May 27, 2011

Warding off dementia: brain exercises that work!

Exercise tops the list of recommendations for dealing with many health issues -- aging, Parkinson's, diabetes, depression, etc.  So it's no surprise that exercise in general and brain exercises in particular are seen as crucial in dealing with the cognitive impairment that comes with age and with the more serious issue of dementia.

Many studies have underscored the benefits of exercise in general.  Last month, we discussed one of the more recent findings:

What I want to focus on here is the "use-it-or-lose-it" exercises that work for the brain.  Despite a century of being told it's impossible, a mounting body of evidence suggests that the brain has more plasticity than previously thought and we can use exercise to create new brain cells!

You've heard the usual recommendations for mental fitness -- crossword puzzles, Sudoku, chess. These fun "mind games" are a good start, but the latest studies show that workouts pushing us beyond our normal patterns are MORE stimulating to the brain.  Here are some proven brain-challenging workouts:

 1.  Use your non-dominant hand.
A simple way to arouse the brain is by using the opposite, or non-dominant, hand. For tasks such as eating, brushing teeth, dialing the phone, navigating an iPod or using the computer mouse, most people instinctively use their dominant hand. Try your OTHER hand; challenge your brain!
2. Use more than one of the five senses.
Incorporating as many of the five senses as possible into everyday activities -- like getting dressed with your eyes closed, for example (just don't fall!) -- can stimulate the brain.  Studies have shown (I've tried this one) that seniors get a good brain workout by learning to juggle bean bags, a skill that involves hand-eye coordination.  Using different-textured bean bags adds another dimension.

3. Any challenging coordination exercise can be particularly helpful.
I've mentioned before that I've been using (not often enough) an exercise DVD that features seemingly simple exercises you can do sitting down. For me, the difficult ones involve trying to do two or three different body movements at the same time, like trying to perform one movement pattern with the right hand while the left hand does something different. Then add marching in place while seated... and you've lost me completely!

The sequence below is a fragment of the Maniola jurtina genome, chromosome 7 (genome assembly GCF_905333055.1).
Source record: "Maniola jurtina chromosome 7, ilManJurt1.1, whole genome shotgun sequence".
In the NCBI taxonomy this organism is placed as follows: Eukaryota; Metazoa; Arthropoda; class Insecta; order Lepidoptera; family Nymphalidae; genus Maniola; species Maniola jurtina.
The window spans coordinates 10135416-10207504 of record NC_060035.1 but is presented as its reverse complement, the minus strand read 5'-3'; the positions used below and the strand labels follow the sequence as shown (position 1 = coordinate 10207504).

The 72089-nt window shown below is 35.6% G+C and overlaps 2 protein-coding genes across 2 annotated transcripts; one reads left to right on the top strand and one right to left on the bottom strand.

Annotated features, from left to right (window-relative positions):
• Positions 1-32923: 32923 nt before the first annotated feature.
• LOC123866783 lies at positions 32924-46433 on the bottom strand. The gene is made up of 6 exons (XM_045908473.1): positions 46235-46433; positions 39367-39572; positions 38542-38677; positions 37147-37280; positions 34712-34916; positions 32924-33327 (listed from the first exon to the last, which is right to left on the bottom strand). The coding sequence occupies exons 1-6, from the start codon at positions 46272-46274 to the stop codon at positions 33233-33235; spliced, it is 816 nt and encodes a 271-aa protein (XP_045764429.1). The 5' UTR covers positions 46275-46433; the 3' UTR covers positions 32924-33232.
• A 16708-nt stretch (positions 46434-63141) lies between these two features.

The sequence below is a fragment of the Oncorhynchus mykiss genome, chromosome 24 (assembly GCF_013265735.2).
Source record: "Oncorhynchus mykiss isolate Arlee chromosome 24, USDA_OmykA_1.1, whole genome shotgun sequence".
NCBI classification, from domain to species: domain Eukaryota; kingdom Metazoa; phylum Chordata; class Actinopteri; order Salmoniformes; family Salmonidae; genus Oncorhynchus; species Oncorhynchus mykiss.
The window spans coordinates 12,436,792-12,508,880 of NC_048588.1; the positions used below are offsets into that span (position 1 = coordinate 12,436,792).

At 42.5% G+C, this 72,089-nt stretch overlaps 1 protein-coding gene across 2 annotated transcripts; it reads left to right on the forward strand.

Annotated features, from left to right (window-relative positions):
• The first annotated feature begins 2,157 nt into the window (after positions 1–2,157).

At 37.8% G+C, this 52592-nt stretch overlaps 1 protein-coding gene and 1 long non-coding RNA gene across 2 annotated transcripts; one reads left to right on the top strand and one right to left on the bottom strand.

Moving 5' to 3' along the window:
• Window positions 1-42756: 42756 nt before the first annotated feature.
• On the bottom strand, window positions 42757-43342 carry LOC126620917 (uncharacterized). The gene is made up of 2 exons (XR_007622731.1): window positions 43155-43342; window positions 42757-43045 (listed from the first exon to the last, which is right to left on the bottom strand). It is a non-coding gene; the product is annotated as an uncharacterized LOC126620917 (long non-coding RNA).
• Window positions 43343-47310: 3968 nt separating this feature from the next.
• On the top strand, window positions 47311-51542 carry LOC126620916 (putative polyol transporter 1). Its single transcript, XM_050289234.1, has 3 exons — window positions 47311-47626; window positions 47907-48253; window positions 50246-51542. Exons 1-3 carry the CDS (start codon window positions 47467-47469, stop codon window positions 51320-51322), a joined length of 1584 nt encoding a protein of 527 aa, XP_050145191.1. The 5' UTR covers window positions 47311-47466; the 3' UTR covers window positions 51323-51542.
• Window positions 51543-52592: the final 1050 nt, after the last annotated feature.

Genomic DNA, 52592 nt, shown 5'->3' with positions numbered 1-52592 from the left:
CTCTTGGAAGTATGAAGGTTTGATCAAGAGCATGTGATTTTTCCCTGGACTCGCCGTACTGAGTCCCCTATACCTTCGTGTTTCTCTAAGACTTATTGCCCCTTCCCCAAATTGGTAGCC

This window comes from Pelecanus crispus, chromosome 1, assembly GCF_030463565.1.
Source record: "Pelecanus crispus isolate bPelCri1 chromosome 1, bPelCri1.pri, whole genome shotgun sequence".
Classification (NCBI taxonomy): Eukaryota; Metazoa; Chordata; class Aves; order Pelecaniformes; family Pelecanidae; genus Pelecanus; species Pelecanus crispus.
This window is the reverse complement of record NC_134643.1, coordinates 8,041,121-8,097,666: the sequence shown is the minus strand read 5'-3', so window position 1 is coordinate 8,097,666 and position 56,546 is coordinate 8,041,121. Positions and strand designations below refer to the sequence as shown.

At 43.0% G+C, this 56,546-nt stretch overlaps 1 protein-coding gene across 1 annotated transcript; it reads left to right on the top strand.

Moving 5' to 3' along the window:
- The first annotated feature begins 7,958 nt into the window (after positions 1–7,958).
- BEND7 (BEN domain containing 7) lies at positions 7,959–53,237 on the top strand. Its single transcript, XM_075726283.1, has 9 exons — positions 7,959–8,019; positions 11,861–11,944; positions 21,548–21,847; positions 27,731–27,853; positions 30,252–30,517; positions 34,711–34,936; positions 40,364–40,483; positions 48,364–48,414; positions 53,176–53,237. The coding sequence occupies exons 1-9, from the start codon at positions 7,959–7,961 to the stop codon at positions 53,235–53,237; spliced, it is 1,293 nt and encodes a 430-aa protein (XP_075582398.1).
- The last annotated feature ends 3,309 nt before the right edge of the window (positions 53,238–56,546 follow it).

I'm pretty faithful about doing my BIG exercises for Parkinson's and other physical exercises that aren't mentally challenging. But I've been neglecting the simple seated coordination exercises because they are hard for me to do. I need to pay attention to my own advice!

Here's the link to the DVD that has a good collection of these coordination exercises:

4.  Exercises involving the fingers also are helpful
The National Institute of Mental Health conducted experiments that showed finger exercises enlarged the capacity of participants' brains, increased connections between neurons, forged new neural pathways, and increased circulation to brain areas. Perhaps I should use chopsticks at mealtime and an abacus at taxtime!

You're lucky if your hobby is piano or guitar playing, crocheting, knitting, or arts and crafts that involve manipulating small parts.  If you're not, many finger exercises are used in the DVD mentioned above. And here are a few suggestions from a Wikipedia article on brain fitness:
Here is an exercise you can do anywhere, at any time. Put one finger on top of the one next to it, then try to stack the next finger on top of that. Or hold a pencil or pen between your index and middle fingers, roll it over until it's balanced between the middle and ring fingers, then again to between the ring finger and pinky. This exercise has a beneficial impact on brain health for anyone at any age, but especially for people in their 40s, 50s and beyond -- when signs of brain aging starts to set in. (emphasis added)
I'll try to add more examples of brain exercise later, but how about you? Have you found any helpful brain fitness exercises?

BTW, I'll make a posting later on the pros and cons of the commercial computer-assisted brain fitness programs that are being highly advertised (and priced).


Nayeema said...

Informative post. Thanks for sharing.

Nayeema Akter

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